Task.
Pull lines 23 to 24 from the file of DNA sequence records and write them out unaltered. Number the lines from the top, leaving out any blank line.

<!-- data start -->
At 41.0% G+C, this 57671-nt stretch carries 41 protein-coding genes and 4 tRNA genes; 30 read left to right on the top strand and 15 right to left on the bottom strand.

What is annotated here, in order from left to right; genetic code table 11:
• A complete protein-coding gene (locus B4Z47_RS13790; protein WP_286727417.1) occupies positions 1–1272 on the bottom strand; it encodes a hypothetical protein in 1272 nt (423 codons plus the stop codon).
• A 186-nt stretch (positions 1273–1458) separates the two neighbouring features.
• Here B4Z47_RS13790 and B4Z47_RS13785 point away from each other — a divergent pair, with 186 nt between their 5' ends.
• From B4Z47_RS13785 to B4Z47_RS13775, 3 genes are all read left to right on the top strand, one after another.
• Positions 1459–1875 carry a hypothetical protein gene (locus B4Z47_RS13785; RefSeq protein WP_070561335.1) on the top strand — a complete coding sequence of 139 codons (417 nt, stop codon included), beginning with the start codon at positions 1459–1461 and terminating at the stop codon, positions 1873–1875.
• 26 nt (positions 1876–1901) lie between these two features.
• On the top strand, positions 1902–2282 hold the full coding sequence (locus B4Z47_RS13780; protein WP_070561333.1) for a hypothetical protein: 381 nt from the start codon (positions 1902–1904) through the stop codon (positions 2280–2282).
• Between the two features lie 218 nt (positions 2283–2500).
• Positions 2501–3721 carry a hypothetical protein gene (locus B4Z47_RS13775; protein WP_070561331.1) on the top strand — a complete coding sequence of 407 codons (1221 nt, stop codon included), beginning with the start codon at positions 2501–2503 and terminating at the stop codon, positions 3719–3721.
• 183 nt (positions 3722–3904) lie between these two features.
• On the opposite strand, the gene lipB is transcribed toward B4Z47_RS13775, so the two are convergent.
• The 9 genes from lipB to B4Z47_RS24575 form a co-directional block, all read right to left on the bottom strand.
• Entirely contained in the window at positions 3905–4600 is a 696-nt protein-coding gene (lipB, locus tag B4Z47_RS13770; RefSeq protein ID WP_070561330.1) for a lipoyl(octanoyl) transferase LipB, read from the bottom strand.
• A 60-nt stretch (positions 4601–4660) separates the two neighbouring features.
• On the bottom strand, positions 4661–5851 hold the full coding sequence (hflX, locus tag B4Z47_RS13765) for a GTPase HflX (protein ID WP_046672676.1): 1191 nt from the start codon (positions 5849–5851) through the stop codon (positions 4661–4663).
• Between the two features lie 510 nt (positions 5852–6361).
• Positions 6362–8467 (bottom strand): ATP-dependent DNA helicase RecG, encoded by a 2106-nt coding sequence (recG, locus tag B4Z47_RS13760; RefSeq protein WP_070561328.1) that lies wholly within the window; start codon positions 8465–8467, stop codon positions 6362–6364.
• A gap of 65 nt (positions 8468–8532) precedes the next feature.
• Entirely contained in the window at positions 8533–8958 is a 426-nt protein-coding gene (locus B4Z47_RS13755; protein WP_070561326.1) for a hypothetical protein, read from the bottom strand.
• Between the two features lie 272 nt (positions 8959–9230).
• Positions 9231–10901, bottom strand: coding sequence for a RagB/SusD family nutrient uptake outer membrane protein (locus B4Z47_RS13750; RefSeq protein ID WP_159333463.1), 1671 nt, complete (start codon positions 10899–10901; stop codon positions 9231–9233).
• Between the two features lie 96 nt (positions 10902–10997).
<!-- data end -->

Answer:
• Positions 9231–10901, bottom strand: coding sequence for a RagB/SusD family nutrient uptake outer membrane protein (locus B4Z47_RS13750; RefSeq protein ID WP_159333463.1), 1671 nt, complete (start codon positions 10899–10901; stop codon positions 9231–9233).
• Between the two features lie 96 nt (positions 10902–10997).